to vote gets out to vote. We need every single vote in Florida. (CHEERING AND APPLAUSE) MARGARET
WARNER: Romney said Tuesday will prove a turning point for the country. MITT ROMNEY: Tomorrow,
we begin a new tomorrow. Tomorrow, we begin a better tomorrow. This nation is going to
begin to change for the better tomorrow. MARGARET WARNER: After Florida, he made two stops in
Virginia, Lynchburg, in the center of the state. MITT ROMNEY: Perhaps some of your family
and friends have not yet made up their vote — their mind who they’re going to vote for.
So ask them to look beyond the speeches and the ads and all the attacks, because talk
is cheap. Ask them to look at the record. A record is real and it’s earned with real
effort. The president promised change, but change can’t be measured in speeches. It’s
measured in achievement. MARGARET WARNER: And, in Fairfax, an independent voter-rich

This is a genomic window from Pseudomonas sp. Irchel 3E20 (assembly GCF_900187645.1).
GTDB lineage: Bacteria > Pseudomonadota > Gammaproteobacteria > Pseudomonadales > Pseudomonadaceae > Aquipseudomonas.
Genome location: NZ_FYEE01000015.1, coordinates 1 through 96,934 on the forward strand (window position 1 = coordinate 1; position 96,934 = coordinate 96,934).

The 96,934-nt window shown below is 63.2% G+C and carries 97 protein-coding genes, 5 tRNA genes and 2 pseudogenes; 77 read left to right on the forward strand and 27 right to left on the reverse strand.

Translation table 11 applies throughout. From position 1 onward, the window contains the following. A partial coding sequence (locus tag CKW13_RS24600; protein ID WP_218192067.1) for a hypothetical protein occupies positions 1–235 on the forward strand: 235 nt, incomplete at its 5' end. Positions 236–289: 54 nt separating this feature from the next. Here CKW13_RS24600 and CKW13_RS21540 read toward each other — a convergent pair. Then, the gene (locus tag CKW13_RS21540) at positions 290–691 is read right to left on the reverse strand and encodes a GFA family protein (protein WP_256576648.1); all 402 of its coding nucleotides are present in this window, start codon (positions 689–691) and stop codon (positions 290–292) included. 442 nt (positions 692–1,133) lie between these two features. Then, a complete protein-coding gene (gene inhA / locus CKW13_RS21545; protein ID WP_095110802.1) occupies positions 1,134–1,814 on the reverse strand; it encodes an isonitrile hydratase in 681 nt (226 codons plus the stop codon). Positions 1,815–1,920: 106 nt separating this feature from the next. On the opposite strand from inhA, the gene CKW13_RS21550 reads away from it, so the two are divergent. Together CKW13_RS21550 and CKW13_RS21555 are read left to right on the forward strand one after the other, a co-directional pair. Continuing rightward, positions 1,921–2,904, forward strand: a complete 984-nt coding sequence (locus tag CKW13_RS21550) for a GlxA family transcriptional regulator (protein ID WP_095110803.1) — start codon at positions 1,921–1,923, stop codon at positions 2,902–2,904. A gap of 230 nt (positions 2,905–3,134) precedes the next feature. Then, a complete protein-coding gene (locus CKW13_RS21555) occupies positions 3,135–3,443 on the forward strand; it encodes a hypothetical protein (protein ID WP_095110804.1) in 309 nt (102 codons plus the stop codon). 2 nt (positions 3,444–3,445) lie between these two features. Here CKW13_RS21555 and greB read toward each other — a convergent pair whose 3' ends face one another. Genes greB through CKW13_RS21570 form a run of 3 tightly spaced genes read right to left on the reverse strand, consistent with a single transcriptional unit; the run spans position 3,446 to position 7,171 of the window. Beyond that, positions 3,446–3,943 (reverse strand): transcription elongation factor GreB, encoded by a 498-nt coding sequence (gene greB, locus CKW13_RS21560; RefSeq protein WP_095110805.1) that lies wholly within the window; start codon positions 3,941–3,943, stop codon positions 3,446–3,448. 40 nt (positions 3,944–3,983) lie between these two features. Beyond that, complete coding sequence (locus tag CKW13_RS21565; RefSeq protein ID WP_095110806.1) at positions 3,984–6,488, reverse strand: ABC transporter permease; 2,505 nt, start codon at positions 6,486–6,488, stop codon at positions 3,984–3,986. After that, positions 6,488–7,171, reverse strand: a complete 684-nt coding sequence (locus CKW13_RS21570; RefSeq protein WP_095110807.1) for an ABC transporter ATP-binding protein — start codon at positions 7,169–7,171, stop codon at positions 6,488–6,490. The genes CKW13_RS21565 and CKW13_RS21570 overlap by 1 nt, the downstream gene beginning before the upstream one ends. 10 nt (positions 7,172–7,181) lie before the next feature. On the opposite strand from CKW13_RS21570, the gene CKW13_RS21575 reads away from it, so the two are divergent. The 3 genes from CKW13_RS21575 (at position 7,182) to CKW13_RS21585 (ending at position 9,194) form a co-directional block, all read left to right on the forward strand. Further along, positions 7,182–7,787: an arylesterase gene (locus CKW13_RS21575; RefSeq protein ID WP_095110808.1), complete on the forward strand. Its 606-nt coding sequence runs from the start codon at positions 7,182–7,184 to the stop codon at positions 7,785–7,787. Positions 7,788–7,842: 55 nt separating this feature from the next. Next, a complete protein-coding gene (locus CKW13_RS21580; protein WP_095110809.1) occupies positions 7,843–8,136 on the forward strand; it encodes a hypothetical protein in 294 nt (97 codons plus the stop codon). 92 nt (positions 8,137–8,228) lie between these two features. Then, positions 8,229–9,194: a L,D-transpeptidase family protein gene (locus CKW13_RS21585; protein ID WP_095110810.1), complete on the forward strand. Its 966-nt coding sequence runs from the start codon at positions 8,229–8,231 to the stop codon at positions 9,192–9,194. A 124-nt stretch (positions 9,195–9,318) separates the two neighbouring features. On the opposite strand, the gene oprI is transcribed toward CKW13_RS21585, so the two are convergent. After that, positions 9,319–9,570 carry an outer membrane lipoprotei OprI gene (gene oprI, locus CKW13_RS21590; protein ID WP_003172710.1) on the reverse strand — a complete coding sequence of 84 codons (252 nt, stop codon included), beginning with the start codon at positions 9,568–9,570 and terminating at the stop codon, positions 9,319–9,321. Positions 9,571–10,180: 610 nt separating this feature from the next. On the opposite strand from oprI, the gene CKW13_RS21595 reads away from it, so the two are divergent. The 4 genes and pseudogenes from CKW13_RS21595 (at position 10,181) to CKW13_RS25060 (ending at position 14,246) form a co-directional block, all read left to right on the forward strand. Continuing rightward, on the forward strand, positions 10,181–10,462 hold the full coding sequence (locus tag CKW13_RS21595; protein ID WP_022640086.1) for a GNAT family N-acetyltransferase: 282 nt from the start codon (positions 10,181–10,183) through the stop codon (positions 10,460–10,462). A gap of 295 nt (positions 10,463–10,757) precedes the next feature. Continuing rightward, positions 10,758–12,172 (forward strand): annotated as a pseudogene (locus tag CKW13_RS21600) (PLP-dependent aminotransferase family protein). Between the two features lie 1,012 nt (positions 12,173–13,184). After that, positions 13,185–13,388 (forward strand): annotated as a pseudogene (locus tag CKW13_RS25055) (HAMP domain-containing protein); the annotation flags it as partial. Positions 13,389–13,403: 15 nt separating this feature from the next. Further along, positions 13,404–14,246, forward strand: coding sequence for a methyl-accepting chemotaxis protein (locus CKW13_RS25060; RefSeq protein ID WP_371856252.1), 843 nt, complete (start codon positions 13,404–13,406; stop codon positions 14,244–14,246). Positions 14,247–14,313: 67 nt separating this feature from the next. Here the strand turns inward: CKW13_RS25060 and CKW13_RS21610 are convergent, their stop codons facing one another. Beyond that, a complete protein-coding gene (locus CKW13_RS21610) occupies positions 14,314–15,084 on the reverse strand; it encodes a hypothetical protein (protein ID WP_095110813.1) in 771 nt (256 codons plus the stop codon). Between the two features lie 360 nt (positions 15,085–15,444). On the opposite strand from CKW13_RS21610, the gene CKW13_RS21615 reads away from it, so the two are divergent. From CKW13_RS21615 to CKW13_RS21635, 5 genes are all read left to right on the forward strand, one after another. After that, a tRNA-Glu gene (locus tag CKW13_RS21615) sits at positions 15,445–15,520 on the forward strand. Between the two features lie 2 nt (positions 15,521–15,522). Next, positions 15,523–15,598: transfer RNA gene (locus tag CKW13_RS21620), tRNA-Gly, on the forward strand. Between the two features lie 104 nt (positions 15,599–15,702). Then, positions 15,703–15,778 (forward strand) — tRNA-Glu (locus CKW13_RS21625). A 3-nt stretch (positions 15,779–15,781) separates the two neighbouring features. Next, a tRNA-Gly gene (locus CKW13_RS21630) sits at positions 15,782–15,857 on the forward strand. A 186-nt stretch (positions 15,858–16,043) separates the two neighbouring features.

suburb of Washington, D.C.: MITT ROMNEY: So many of you look at the big debates in this
country, not as a Republican or a Democrat, but as an independent thinker, as an American.
And you watch what’s happened in this country over the last four years with an independent
voice, you hoped that President Obama would live up to his promise to bring people together,
to solve big problems. He hasn’t. I will. (CHEERING AND APPLAUSE) MARGARET WARNER: And
in late afternoon, he rallied supporters in Columbus, the capital of all-important Ohio.
ED GILLESPIE: We feel good about the nature of the race. I think we’re going to win Ohio.
MARGARET WARNER: Do you see a path to victory without winning Ohio? ED GILLESPIE: There
are numerous paths to victory to get to 270. But, like anyone else, I would rather get
there with Ohio than without it. MARGARET WARNER: Ohio is so crucial that Romney’s running
mate, Paul Ryan, was there today, too, on the heels of stops in Nevada, Colorado, and
Iowa. Romney’s day won’t end until midnight, after an election eve rally in Manchester,
N.H. JUDY WOODRUFF: And late Monday, in a surprise move, Romney announced that he will
hit the trail one final time tomorrow, touching down on Election Day in both Pennsylvania
and Ohio. Margaret talked with Romney’s communications director, Gail Gitcho, about the campaign’s
micro-targeting, get-out-the-vote effort. It’s called the Orca Project, named for the
killer whale. You can find that video online. h5M} h5M} h5M} h5M} h5M} h5M} urn:schemas-microsoft-com:office:smarttags